It is clear from Cage's music for Four Walls that he was in possession of a copy of Cunningham's script (or at least, a very detailed outline) when he composed the easy-to-play, white-keys piano score for the then unknown accompanist at the Perry-Mansfield Performing Arts Camp in Steamboat Springs, Colorado, where Cunningham would be in residence without Cage in the summer of 1944.61 The puritanical Nearpeople, for example, are accompanied by a mindless melody in a square rhythm in piano octaves at the outer registers of the keyboard (see Example 1).62 This music, which features at the first appearance of the Nearpeople in act 1, scene 4, occurs again in act 2, scene 9. (Cunningham's scene numbers run continuously across acts 1 and 2; thus, scene 9 is the first scene of act 2.) The widely spaced octaves together with the upbeat rests create a hollow sound that mirrors the inanity of these gossipy neighbors. This is in stark contrast to the music for the Boy's dance with the Mad Ones (see Example 2).63 Here Cage's music captures the driving and restless physicality of these characters who resist the sexual conformity for which Cunningham's script shows such contempt.
Noticing the repetitive music (such as that for the ensemble dances) and the longer silences (for spoken monologues) but unaware of the details of the script, some commentators have tried to fit Four Walls, in a rather procrustean manner, into Cage's development toward 4′33″ and a larger history of musical minimalism.64 Taking a more historically focused approach, Cage scholars understand Four Walls to be based on Cage's compositional technique of “rhythmic structure,” the term he used to describe his compositions at this time. Given that both Cunningham and Cage used this term to describe not only the organization of but also the correspondence between music and dance, it merits brief clarification here.65 Understood broadly, Cage's “rhythmic structure” simply refers to the division of a piece into sections (some writers use the term “periods”) of so many measures, such sections often being clearly signaled by double bar lines. Spontaneous Earth, for example, Cage's prepared piano piece for Cunningham's solo of that name, has nine sections of nine measures each. When an example of rhythmic structure has a squared “micro-macrocosmic” relationship of this sort, Cage would also sometimes refer to its “square root.”66 The first four movements of The Perilous Night are composed this way: 10 × 10, 6 × 6, 12 × 12, and 7 × 7, respectively. The micro-macrocosmic relationship can be even more elegant, as in the textbook example of Cage's First Construction in Metal (1939), which contains 16 sections of 16 measures, the 16 sections falling into groups of 4, 3, 2, 3, and 4 sections, and, mirroring this, each 16-measure section dividing into groups of 4, 3, 2, 3, and 4 measures.67 For Cage, as is often repeated, such a division based on duration rather than harmonic development freed music, in that it allowed more varied sounds (those of his prepared piano, those of “silence”) to play their role in a well-structured composition. Cage found—imagined, really—a precedent for this in the music of Satie.68 In his traditionalist-baiting, heretical lecture “Defense of Satie,” given at Black Mountain College in 1948, Cage dismissed Beethoven and praised Satie on account of the latter's focus on structuring music by time: “into Satie's continuity come folk tunes, musical clichés, and absurdities of all kinds; he is not ashamed to welcome them in the house he builds: Its structure is strong.”69 Far beyond providing justification for his own compositions, Cage reaches a rather dramatic conclusion in his Satie lecture: “Good music can act as a guide to good living.”70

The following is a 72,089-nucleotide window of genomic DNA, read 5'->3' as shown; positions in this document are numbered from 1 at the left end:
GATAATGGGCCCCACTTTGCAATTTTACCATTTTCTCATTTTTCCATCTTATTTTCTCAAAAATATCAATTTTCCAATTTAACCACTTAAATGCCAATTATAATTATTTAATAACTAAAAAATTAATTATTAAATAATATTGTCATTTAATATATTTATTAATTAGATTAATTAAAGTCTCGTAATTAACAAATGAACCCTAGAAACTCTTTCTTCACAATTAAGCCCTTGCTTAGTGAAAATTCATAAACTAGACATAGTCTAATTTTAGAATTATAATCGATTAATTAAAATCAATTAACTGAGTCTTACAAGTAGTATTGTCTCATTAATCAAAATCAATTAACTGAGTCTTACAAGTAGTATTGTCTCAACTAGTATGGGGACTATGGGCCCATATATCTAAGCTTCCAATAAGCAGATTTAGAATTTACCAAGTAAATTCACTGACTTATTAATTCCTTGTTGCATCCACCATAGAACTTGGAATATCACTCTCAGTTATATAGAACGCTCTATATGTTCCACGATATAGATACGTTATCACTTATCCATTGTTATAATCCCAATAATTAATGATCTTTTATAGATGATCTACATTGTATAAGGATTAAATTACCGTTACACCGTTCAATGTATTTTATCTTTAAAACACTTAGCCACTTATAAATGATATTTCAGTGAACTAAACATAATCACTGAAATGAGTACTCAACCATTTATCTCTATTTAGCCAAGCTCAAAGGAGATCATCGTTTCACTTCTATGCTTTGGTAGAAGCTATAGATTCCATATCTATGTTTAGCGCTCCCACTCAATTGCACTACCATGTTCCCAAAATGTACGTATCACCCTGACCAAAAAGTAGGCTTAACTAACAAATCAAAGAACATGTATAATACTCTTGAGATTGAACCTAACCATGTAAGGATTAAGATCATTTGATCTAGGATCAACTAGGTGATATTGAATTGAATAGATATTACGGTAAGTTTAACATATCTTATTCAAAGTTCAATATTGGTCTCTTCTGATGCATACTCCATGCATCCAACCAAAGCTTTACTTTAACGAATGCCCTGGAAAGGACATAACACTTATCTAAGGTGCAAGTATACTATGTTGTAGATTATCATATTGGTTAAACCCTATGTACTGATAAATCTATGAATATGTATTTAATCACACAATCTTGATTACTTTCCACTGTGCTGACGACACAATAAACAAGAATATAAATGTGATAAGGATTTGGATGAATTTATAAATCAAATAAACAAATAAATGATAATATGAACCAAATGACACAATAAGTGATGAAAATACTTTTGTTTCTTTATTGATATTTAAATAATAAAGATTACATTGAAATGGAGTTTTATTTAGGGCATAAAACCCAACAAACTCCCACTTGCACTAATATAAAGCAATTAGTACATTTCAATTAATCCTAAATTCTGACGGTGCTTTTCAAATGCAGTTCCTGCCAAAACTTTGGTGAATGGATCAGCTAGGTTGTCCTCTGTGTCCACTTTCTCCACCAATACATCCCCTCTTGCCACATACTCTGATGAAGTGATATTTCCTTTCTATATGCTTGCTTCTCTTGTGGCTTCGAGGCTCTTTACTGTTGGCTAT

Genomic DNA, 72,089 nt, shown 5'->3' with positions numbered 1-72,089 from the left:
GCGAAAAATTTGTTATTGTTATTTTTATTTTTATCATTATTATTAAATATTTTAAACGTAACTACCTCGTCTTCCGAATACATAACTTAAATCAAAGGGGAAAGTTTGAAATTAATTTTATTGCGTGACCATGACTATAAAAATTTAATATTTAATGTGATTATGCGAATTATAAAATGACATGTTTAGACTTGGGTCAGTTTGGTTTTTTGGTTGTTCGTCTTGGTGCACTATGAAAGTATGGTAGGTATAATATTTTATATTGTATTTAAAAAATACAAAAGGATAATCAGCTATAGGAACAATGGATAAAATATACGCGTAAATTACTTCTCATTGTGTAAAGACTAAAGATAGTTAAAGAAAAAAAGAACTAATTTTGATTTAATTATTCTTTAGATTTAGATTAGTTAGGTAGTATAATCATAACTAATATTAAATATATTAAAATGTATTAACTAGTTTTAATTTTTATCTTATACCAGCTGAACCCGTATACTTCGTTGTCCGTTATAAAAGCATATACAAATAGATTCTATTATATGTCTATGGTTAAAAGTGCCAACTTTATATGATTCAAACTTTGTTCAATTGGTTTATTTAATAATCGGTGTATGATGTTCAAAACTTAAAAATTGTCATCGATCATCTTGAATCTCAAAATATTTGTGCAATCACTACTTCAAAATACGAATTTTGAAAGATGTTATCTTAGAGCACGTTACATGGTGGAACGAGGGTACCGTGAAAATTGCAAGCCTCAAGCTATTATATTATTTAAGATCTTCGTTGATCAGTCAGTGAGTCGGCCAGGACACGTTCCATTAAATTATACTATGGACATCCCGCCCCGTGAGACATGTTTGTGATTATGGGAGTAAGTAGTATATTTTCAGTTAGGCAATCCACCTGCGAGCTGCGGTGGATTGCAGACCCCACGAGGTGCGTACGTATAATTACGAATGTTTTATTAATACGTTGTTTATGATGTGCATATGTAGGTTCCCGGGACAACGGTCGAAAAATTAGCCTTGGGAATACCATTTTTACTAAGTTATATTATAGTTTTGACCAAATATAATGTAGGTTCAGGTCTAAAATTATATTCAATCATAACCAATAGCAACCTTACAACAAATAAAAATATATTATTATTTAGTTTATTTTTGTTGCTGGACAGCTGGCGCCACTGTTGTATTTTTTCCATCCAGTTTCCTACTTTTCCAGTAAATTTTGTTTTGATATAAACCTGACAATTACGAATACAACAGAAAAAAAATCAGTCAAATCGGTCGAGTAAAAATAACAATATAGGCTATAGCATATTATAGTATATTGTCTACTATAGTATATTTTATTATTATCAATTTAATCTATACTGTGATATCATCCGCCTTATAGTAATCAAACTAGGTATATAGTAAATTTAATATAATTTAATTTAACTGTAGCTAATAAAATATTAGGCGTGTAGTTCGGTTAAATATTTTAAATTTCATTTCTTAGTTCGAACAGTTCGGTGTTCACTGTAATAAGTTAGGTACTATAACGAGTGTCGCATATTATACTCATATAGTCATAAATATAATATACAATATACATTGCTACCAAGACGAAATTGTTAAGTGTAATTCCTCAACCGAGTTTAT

Less poetically but far more practically, rhythmic structure could be useful when composing for dance: a choreographer could work with so many measures in a certain meter, and then move on to another set of counts at another structural division, which would act, in effect, as a cue point. More often than not, Cage's compositions are less numerically elegant in their divisions than the works cited above. Cunningham wrote of their early collaboration that Cage “was working in a way he called rhythmic structure, and all of the dances with the exception of Totem Ancestor (1942) were choreographed involving this use of time.”71 He goes on to state that Root of an Unfocus (1944) “was in three parts, the first section being 8 × 8, the second 10 × 10, and the third 6 × 6.”72 Cunningham remembered this incorrectly: only the first third of Cage's score follows an obvious rhythmic structure, and it is 7 sections of 7 measures (not 8 × 8), clearly marked by double bar lines. The second and third sections are much less clearly divided.73 Cunningham's main point is that rhythmic structure allowed them “to work separately, Cage not having to be with the dance except at structural points, and I was free to make the phrases and movements within the phrases vary their speeds and accents without reference to a musical beat, again only using the structural points as identification between us.”74